When I saw Mike Murchison’s collection of photos and the video highlighting the suspension system of this beautiful Kenworth, I laughed out loud reading his title for the photo essay: “Stress Relief.”
What would be the human equivalent, I wondered, of the suspension system on that Kenworth?
To find the answer, I opened Dale Carnegie’s “How to Stop Worrying and Start Living,” still one of the best books ever written to help anyone conquer stress.
“When we stop fighting the inevitable,” Carnegie wrote, “we release energy which enables us to create a richer life.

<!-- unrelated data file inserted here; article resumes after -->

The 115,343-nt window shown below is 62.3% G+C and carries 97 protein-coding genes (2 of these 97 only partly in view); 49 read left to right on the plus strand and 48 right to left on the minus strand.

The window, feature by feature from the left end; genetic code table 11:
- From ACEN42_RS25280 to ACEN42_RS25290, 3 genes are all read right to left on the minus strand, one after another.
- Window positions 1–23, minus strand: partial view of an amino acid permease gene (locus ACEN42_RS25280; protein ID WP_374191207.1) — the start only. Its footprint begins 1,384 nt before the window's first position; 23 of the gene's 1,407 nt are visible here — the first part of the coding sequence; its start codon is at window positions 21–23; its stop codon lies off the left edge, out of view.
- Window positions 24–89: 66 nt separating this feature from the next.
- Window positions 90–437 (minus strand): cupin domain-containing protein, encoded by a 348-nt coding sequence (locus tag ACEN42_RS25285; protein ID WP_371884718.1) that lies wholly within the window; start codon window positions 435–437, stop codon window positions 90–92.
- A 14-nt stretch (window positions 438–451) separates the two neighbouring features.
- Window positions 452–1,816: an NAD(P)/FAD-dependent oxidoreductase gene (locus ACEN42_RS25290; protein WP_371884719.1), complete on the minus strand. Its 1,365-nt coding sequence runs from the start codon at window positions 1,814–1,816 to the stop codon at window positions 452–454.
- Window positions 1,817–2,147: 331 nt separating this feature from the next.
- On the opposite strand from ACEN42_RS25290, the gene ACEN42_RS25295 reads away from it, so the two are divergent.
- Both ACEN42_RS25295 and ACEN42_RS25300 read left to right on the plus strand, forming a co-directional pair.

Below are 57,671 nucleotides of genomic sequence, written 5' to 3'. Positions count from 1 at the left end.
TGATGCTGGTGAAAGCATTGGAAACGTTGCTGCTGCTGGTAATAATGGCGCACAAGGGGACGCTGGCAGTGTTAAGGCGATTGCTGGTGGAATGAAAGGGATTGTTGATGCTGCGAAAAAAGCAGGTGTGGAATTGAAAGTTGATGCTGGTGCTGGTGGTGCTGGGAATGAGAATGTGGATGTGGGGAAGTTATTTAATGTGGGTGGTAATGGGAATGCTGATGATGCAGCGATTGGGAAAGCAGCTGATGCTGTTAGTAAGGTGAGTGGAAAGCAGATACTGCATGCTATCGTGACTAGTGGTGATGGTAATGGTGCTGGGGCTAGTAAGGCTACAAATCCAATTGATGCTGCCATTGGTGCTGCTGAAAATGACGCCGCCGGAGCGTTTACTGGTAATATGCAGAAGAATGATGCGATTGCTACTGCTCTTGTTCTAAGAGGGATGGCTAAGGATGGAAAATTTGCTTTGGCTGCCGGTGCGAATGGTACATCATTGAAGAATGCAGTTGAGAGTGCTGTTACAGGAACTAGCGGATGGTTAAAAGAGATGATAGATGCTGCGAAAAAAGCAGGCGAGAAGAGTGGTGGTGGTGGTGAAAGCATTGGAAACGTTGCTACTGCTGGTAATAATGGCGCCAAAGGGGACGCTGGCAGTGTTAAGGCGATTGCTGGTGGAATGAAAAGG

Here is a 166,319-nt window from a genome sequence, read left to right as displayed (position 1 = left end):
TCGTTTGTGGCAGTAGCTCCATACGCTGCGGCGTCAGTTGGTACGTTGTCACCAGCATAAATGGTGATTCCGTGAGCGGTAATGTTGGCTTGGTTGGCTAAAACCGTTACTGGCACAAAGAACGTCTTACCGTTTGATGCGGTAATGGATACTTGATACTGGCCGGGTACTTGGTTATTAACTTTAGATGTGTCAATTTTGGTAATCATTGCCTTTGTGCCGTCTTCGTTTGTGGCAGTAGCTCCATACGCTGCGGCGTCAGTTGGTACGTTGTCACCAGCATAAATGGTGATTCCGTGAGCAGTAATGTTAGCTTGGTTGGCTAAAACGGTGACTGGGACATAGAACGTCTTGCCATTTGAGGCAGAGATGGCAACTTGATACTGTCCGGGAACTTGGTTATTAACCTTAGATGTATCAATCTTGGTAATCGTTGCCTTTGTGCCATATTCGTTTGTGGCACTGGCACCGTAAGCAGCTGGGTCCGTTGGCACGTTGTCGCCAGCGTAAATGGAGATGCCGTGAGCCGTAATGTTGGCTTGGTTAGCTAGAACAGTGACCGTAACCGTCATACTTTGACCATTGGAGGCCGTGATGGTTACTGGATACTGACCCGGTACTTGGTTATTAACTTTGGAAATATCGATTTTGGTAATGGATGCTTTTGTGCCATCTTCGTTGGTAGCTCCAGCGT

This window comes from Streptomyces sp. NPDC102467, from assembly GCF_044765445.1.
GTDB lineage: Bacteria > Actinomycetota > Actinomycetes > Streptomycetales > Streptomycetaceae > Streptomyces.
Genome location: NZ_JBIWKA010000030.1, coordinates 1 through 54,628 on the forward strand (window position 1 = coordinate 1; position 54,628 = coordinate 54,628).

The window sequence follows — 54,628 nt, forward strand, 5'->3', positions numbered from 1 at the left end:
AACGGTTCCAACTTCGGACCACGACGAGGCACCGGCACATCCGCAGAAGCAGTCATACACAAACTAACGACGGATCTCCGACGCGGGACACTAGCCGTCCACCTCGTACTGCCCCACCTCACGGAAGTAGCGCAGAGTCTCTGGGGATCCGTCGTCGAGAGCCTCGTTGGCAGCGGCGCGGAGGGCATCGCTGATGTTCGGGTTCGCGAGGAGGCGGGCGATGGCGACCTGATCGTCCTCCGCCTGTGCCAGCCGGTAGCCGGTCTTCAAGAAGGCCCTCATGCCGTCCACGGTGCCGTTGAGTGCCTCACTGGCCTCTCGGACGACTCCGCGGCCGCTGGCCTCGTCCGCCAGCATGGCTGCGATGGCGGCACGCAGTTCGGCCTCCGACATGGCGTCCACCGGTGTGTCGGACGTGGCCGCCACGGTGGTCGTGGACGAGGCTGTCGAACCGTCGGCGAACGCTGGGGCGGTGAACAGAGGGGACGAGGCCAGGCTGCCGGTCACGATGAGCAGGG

“No one living has enough emotion and vigor to fight the inevitable and, at the same time, enough left over to create a new life. Choose one or the other. You can bend with the inevitable sleet storms of life, or you can resist them, and break!”
Carnegie describes planting a score of trees on his farm in Missouri: unfortunately, an ice storm hit and the trees, encrusted with ice, “resisted and broke and split under the load.”
“I have travelled hundreds of miles through the evergreen forests of Canada,” he noted, “yet I have never seen a spruce or a pine broken by sleet or ice. These evergreen forests know how to bend, how to bow down their branches, how to co-operate with the inevitable.”
You know before you start out that life’s road will have bumps and potholes; you can’t avoid them. Better to be prepared with the mental suspension system you’ll need to absorb the shocks and bounce back.